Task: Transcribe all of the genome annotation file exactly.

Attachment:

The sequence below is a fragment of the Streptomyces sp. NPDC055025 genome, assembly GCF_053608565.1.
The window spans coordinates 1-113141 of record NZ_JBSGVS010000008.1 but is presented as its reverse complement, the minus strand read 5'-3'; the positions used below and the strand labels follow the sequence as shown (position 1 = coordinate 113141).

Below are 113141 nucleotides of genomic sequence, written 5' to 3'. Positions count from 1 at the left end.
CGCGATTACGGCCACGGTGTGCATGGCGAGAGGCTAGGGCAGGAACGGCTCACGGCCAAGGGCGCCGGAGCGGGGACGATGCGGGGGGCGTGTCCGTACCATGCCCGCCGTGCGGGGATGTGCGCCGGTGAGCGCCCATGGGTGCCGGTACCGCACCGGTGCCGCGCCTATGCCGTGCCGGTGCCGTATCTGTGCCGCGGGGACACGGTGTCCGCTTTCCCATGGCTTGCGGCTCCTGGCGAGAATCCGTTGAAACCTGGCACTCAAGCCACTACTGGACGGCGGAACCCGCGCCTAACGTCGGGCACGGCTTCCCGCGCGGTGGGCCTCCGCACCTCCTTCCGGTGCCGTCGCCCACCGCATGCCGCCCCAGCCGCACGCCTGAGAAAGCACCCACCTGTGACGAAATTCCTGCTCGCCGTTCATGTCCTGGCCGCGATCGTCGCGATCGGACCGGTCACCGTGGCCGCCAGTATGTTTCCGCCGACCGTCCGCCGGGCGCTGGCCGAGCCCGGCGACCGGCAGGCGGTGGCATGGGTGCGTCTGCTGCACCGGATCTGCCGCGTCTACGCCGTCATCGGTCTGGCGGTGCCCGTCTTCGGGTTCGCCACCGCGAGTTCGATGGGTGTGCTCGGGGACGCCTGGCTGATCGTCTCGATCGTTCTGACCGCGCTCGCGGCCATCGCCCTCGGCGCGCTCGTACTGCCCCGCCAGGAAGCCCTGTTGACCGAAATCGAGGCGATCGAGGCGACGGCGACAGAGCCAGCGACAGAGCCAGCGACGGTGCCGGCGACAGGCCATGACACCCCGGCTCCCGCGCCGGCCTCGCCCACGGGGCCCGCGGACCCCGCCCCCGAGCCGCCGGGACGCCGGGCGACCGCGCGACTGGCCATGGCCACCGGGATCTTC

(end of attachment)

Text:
The sequence below is a fragment of the Streptomyces sp. NPDC055025 genome, assembly GCF_053608565.1.
The window spans coordinates 1-113141 of record NZ_JBSGVS010000008.1 but is presented as its reverse complement, the minus strand read 5'-3'; the positions used below and the strand labels follow the sequence as shown (position 1 = coordinate 113141).

Below are 113141 nucleotides of genomic sequence, written 5' to 3'. Positions count from 1 at the left end.
CGCGATTACGGCCACGGTGTGCATGGCGAGAGGCTAGGGCAGGAACGGCTCACGGCCAAGGGCGCCGGAGCGGGGACGATGCGGGGGGCGTGTCCGTACCATGCCCGCCGTGCGGGGATGTGCGCCGGTGAGCGCCCATGGGTGCCGGTACCGCACCGGTGCCGCGCCTATGCCGTGCCGGTGCCGTATCTGTGCCGCGGGGACACGGTGTCCGCTTTCCCATGGCTTGCGGCTCCTGGCGAGAATCCGTTGAAACCTGGCACTCAAGCCACTACTGGACGGCGGAACCCGCGCCTAACGTCGGGCACGGCTTCCCGCGCGGTGGGCCTCCGCACCTCCTTCCGGTGCCGTCGCCCACCGCATGCCGCCCCAGCCGCACGCCTGAGAAAGCACCCACCTGTGACGAAATTCCTGCTCGCCGTTCATGTCCTGGCCGCGATCGTCGCGATCGGACCGGTCACCGTGGCCGCCAGTATGTTTCCGCCGACCGTCCGCCGGGCGCTGGCCGAGCCCGGCGACCGGCAGGCGGTGGCATGGGTGCGTCTGCTGCACCGGATCTGCCGCGTCTACGCCGTCATCGGTCTGGCGGTGCCCGTCTTCGGGTTCGCCACCGCGAGTTCGATGGGTGTGCTCGGGGACGCCTGGCTGATCGTCTCGATCGTTCTGACCGCGCTCGCGGCCATCGCCCTCGGCGCGCTCGTACTGCCCCGCCAGGAAGCCCTGTTGACCGAAATCGAGGCGATCGAGGCGACGGCGACAGAGCCAGCGACAGAGCCAGCGACGGTGCCGGCGACAGGCCATGACACCCCGGCTCCCGCGCCGGCCTCGCCCACGGGGCCCGCGGACCCCGCCCCCGAGCCGCCGGGACGCCGGGCGACCGCGCGACTGGCCATGGCCACCGGGATCTTC